12 Yearsyrs
Payroll Administrator Office Manager
Office Manager Of Human Resources
6 Yearsyrs
Payroll Administrator Office Manager Controller
Accounting Director
11 Yearsyrs
Payroll Administrator Office Manager Accounting Manager
Plant Controller
10 Yearsyrs
Accounts Payable Supervisor Accounts Payable Manager Accounting Manager
Senior Accounting Manager
10 Yearsyrs
Accounts Payable Supervisor Senior Accountant Controller
Finance Controller
9 Yearsyrs
Accounts Payable Supervisor Senior Accountant
Accounts Payable Manager
7 Yearsyrs
Human Resources Coordinator Specialist Credit Analyst
Credit Manager
5 Yearsyrs
Human Resources Coordinator Administrator Business Office Manager
Accounts Receivable Manager
6 Yearsyrs
Human Resources Coordinator Team Leader Customer Service Manager
Collections Manager
5 Yearsyrs
Administrator Customer Service Manager Collections Manager
Credit And Collection Manager
7 Yearsyrs
Administrator Consultant Assistant Controller
Assistant Director Of Finance
7 Yearsyrs
Account Payables Analyst Finance Analyst Assistant Controller
Comptroller
6 Yearsyrs
Account Payables Analyst Finance Analyst Accounting Supervisor
Manager, Accounting Operations
7 Yearsyrs
Executive Assistant Assistant Office Manager
Accountant And Office Manager
6 Yearsyrs
Charge Bookkeeper Accountant And Office Manager
Account Human Resources Manager
6 Yearsyrs
Executive Assistant Office Manager/Administrative Assistant
Office And Operations Manager
6 Yearsyrs
Charge Bookkeeper Project Accountant
Management Accounts Manager
5 Yearsyrs
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Average Length of Employment
Bookkeeper 4.0 years
Accounting Clerk 3.4 years
Top Careers Before Accounts Payable Administrator
Bookkeeper 4.7%
Cashier 3.5%
Accountant 2.6%
Secretary 2.5%
Top Careers After Accounts Payable Administrator
Bookkeeper 4.8%
Accountant 4.0%
Cashier 3.3%

Do you work as an Accounts Payable Administrator?

Average Yearly Salary
$38,000
Show Salaries
$28,000
Min 10%
$38,000
Median 50%
$38,000
Median 50%
$38,000
Median 50%
$38,000
Median 50%
$38,000
Median 50%
$38,000
Median 50%
$38,000
Median 50%
$53,000
Max 90%
Best Paying Company
Stream Realty Partners
Highest Paying City
Rocklin, CA
Highest Paying State
California
Avg Experience Level
3.6 years
How much does an Accounts Payable Administrator make at top companies?
The national average salary for an Accounts Payable Administrator in the United States is $38,913 per year or $19 per hour. Those in the bottom 10 percent make under $28,000 a year, and the top 10 percent make over $53,000.

Real Accounts Payable Administrator Salaries

Job Title Company Location Start Date Salary
Accounts Payable Administrator Judlau Contracting Inc. NY Aug 16, 2016 $55,370
Accounts Payable Administrator Judlau Contracting Inc. NY Aug 23, 2016 $55,370
Admin-Accounts Payable Verizon Services Organization Folsom, CA Jan 02, 2010 $36,587
Accounts Payable Administrator New South Associates, Inc. Stone Mountain, GA Oct 01, 2011 $30,160

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Top Skills for An Accounts Payable Administrator

  1. Vendor Invoices
  2. Weekly Payroll
  3. Purchase Orders
You can check out examples of real life uses of top skills on resumes here:
  • Process vendor invoices ensuring compliance with purchasing policies, tax and governmental regulations and corporate instructions.
  • Maintained all personnel records and created biweekly payroll and contractor payments for a staff of approximately 120 employees in multiple states.
  • Investigated and resolved problems associated with processing of invoices and purchase orders, particularly those that do not automatically match.
  • Process all accounts receivables, deposits and bank reconciliations
  • Enforced compliance by associates regarding travel policies and procedures to include the substantiation and justification of expenditures and expense reports.

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Top 10 Best States for Accounts Payable Administrators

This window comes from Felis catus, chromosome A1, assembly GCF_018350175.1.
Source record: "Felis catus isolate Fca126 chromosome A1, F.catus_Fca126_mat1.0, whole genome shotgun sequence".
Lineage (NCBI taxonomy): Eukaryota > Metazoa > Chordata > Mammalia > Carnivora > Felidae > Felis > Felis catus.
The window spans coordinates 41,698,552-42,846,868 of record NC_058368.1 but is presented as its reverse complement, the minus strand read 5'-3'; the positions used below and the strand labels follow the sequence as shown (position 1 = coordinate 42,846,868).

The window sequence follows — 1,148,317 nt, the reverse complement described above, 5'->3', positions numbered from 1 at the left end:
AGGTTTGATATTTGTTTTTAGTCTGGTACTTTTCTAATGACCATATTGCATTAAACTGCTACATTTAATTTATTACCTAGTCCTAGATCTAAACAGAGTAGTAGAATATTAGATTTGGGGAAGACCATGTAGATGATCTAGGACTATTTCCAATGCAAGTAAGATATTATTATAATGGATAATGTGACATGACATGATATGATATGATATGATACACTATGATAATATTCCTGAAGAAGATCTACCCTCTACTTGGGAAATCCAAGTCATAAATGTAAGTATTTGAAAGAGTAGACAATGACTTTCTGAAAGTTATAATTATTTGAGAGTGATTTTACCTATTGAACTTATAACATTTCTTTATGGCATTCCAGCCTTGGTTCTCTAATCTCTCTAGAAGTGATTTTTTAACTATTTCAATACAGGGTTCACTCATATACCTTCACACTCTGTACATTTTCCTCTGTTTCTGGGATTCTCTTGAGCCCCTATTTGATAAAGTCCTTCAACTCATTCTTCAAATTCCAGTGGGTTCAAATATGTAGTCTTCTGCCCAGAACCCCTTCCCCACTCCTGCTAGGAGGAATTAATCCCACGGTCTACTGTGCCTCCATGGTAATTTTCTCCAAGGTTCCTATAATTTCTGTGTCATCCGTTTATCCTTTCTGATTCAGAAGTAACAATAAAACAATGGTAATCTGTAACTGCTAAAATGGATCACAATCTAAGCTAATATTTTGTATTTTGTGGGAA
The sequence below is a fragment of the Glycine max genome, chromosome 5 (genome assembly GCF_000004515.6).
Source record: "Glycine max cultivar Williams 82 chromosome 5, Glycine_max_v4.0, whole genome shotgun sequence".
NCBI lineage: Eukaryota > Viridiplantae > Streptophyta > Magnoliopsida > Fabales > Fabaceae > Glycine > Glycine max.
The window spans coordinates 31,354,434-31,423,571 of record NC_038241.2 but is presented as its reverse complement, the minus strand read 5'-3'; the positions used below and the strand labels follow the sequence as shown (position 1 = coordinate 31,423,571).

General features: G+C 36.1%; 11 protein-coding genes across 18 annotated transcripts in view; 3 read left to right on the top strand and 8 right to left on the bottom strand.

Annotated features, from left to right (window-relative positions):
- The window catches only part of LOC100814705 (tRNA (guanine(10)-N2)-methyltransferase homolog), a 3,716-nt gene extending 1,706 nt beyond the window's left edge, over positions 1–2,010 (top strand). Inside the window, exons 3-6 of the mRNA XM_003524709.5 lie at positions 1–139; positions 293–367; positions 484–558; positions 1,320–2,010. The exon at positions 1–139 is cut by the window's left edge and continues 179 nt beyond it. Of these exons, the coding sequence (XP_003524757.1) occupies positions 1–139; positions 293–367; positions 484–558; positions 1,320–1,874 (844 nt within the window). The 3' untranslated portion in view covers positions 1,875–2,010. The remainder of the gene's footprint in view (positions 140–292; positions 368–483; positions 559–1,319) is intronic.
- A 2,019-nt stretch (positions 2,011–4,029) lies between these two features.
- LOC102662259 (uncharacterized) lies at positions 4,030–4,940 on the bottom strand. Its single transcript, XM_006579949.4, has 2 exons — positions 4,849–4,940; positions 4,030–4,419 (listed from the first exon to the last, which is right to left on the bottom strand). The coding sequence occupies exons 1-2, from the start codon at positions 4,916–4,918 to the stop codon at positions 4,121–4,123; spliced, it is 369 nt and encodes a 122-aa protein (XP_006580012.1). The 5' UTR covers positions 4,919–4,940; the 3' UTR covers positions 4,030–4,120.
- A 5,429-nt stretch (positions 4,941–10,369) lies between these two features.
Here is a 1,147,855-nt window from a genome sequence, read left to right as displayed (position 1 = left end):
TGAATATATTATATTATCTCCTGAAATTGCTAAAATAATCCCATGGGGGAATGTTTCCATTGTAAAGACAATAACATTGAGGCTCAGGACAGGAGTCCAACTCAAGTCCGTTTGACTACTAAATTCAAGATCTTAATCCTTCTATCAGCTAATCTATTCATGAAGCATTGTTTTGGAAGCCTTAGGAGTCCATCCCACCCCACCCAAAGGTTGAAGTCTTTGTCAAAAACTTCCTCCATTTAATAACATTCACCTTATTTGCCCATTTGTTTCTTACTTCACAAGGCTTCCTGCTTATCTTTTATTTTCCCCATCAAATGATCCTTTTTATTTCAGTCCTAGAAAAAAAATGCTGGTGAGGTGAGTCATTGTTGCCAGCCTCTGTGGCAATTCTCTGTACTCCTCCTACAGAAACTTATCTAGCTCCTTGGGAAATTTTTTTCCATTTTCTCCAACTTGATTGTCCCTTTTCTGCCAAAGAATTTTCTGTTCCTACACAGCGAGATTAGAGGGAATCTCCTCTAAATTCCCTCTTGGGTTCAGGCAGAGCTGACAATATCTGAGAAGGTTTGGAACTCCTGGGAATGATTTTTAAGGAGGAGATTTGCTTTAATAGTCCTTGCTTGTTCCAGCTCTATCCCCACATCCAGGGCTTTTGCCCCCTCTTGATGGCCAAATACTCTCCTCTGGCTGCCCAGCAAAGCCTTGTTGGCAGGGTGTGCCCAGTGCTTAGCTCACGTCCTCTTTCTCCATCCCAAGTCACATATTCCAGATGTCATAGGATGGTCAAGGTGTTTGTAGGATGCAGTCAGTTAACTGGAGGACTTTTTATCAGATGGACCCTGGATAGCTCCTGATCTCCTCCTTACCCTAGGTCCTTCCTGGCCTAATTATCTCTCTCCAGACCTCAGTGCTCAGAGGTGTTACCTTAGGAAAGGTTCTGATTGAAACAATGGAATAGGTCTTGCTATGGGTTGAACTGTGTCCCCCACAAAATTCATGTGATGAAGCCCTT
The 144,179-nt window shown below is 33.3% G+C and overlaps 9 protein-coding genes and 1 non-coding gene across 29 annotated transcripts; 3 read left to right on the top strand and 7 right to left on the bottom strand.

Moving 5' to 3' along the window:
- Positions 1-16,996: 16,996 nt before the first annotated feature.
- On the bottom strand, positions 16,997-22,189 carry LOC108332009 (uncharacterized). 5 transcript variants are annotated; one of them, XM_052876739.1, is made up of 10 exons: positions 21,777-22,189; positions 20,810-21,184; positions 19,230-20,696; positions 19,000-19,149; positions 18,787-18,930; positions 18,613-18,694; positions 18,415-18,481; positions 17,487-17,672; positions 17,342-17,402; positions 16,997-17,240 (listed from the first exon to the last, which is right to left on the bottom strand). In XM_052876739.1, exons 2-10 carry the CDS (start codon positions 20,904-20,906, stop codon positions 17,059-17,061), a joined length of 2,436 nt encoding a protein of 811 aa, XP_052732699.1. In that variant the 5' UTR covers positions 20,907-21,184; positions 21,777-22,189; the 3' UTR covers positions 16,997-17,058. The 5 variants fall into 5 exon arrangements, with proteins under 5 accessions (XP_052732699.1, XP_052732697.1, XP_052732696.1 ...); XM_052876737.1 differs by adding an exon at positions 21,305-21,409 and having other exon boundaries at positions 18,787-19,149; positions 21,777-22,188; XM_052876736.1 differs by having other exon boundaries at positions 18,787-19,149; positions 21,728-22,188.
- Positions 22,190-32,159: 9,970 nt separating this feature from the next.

1. District of Columbia
  2. California
  3. Massachusetts
  4. Connecticut
  5. New York
  6. New Jersey
  7. Minnesota
  8. Pennsylvania
  9. New Hampshire
  10. Nevada
  • (136 jobs)
  • (2,614 jobs)
  • (582 jobs)
  • (172 jobs)
  • (822 jobs)
  • (432 jobs)
  • (467 jobs)
  • (626 jobs)
  • (68 jobs)
  • (135 jobs)

Accounts Payable Administrator Resume Examples And Tips

The average resume reviewer spends between 5 to 7 seconds looking at a single resume, which leaves the average job applier with roughly six seconds to make a killer first impression. Thanks to this, a single typo or error on your resume can disqualify you right out of the gate. At Zippia, we went through over 5,368 Accounts Payable Administrator resumes and compiled some information about how best to optimize them. Here are some suggestions based on what we found, divided by the individual sections of the resume itself.

Learn How To Create A Top Notch Accounts Payable Administrator Resume

View Resume Examples

Accounts Payable Administrator Demographics

Gender

Female

77.7%

Male

12.2%

Unknown

10.1%
Ethnicity

White

60.6%

Hispanic or Latino

17.7%

Black or African American

11.3%

Asian

6.9%

Unknown

3.5%
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Foreign Languages Spoken

Spanish

61.4%

Portuguese

4.5%

Italian

4.5%

Chinese

3.8%

French

3.8%

Mandarin

3.8%

Russian

3.0%

German

2.3%

Carrier

2.3%

Korean

2.3%

Vietnamese

1.5%

Cherokee

0.8%

Filipino

0.8%

Cantonese

0.8%

Fuzhou

0.8%

Tagalog

0.8%

Ukrainian

0.8%

Latvian

0.8%

Polish

0.8%

Kazakh

0.8%
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Accounts Payable Administrator Education

Schools

University of Phoenix

31.8%

Strayer University

7.8%

Southern New Hampshire University

5.6%

Ashford University

4.9%

University of Houston

4.7%

Houston Community College

4.0%

Miami Dade College

4.0%

Kaplan University

4.0%

Baker College

3.6%

University of Maryland - University College

3.1%

Pennsylvania State University

3.1%

Northern Virginia Community College

3.1%

Montgomery College

2.9%

Montgomery County Community College

2.9%

American InterContinental University

2.7%

University of South Florida

2.4%

Middlesex County College

2.4%

Community College of Rhode Island

2.4%

Texas School of Business

2.2%

Northeastern University

2.2%
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Majors

Accounting

34.2%

Business

32.9%

Finance

3.6%

Psychology

3.1%

Health Care Administration

3.0%

Management

2.9%

General Studies

2.1%

Human Resources Management

1.8%

Criminal Justice

1.8%

Education

1.7%

Computer Science

1.7%

Liberal Arts

1.6%

English

1.4%

Legal Support Services

1.4%

Marketing

1.4%

General Education, Specific Areas

1.3%

Communication

1.1%

Computer Information Systems

1.1%

Nursing

1.0%

Medical Assisting Services

0.9%
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Degrees

Bachelors

34.1%

Other

30.2%

Associate

19.3%

Masters

8.6%

Certificate

5.4%

Diploma

2.1%

License

0.3%

Doctorate

0.2%